Thirty-year bond yields tumbled seven basis points to 2.85 percent. They dropped 26 basis points this week, also the most since the five days ended Nov. 4.
The gap between yields on two- and 30-year securities narrowed for the first week since November, shrinking to 2.63 percentage points. The 2011 average is 3.5 percentage points.
Three-month Treasury bill rates were negative 0.005 percent for the third straight day. The rate on the U.S. one month bill due Jan. 12 slid to negative .0152 percent.
Fitch said a “comprehensive solution” to Europe’s debt crisis is “technically and politically beyond reach.”
The rating company changed its outlook on France to negative, while affirming its AAA rating. It put the debt ratings of Belgium, Spain, Slovenia, Italy, Ireland and Cyprus on rating watch negative, indicating they face a heightened probability of downgrade in the near-term.
Moody’s Cuts Belgium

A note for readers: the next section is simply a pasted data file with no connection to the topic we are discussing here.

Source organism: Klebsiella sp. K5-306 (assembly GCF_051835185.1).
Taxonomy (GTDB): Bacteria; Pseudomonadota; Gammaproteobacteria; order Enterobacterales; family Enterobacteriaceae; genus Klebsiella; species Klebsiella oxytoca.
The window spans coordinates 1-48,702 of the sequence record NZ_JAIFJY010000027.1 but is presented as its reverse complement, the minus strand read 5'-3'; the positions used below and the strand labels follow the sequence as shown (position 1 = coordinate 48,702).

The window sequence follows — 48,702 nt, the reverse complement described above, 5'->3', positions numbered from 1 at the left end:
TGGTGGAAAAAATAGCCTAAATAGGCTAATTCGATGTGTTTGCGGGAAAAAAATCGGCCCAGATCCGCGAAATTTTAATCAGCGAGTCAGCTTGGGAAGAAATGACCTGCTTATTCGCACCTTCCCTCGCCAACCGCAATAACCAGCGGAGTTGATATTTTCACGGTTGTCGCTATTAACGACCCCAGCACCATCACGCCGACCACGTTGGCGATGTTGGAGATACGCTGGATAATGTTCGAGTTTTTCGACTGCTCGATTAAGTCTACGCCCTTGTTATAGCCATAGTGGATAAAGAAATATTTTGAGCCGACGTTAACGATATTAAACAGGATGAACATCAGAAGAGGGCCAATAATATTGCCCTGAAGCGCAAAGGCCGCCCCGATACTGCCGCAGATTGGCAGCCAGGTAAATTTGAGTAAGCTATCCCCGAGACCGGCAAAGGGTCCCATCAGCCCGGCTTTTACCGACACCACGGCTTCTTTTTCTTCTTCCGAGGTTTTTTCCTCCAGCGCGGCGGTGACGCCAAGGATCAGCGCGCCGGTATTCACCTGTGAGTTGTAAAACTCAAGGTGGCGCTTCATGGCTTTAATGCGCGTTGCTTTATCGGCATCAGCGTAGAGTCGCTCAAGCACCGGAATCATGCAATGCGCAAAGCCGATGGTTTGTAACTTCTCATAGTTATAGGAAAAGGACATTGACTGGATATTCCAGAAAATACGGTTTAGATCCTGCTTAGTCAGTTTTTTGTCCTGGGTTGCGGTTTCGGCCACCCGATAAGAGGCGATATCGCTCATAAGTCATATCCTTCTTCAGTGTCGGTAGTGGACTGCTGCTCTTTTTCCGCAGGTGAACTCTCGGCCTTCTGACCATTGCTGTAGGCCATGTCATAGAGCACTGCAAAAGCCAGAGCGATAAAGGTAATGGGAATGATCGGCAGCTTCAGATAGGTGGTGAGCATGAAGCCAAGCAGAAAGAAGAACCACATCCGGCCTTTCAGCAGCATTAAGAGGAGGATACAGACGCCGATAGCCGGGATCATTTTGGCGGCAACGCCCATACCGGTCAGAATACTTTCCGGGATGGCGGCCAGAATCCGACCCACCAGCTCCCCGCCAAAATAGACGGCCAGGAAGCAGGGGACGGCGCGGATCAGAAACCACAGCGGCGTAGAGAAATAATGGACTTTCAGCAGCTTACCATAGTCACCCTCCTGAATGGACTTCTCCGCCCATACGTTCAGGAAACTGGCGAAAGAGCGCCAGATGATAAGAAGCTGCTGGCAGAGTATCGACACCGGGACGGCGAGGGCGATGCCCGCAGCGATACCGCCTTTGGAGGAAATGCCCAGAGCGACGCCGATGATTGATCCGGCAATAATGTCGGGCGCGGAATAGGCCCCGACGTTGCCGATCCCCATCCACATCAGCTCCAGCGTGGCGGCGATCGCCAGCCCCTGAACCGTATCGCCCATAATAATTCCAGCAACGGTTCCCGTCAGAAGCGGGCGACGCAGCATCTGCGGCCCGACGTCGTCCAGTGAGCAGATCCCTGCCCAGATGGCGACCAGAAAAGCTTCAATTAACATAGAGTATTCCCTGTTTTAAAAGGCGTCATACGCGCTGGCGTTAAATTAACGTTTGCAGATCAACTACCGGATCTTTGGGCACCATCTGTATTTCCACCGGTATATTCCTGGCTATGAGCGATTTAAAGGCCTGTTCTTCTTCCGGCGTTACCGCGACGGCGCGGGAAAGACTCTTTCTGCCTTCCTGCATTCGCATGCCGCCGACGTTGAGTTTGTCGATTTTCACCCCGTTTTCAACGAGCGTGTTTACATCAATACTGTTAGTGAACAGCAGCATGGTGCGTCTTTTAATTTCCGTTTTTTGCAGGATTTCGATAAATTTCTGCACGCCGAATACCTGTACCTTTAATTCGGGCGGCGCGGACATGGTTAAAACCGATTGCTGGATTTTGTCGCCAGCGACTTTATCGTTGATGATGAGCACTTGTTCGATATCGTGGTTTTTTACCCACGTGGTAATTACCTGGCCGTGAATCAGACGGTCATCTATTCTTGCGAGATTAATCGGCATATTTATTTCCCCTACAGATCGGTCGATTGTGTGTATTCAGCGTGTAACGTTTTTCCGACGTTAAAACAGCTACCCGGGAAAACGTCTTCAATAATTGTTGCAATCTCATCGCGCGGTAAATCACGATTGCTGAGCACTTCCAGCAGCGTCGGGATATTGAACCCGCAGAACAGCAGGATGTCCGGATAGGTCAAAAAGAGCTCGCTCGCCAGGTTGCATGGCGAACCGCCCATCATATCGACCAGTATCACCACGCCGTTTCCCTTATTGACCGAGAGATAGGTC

Moody’s downgraded Belgium two levels to Aa3, citing factors including “the sustained deterioration” in funding conditions. The outlook was negative.
Standard & Poor’s said Dec. 5 it expected to conclude a review of euro-area sovereign ratings “as soon as possible” after a European summit that ended a week ago.
Treasuries gained after Germany’s Bundesbank said it sees no urgent need for a decision on a loan to the International Monetary Fund, suggesting the Dec. 19 deadline set by EU leaders may be missed. The leaders decided Dec. 9 at their summit to channel an additional 200 billion euros ($261 billion) in loans to the IMF to help fight the debt crisis.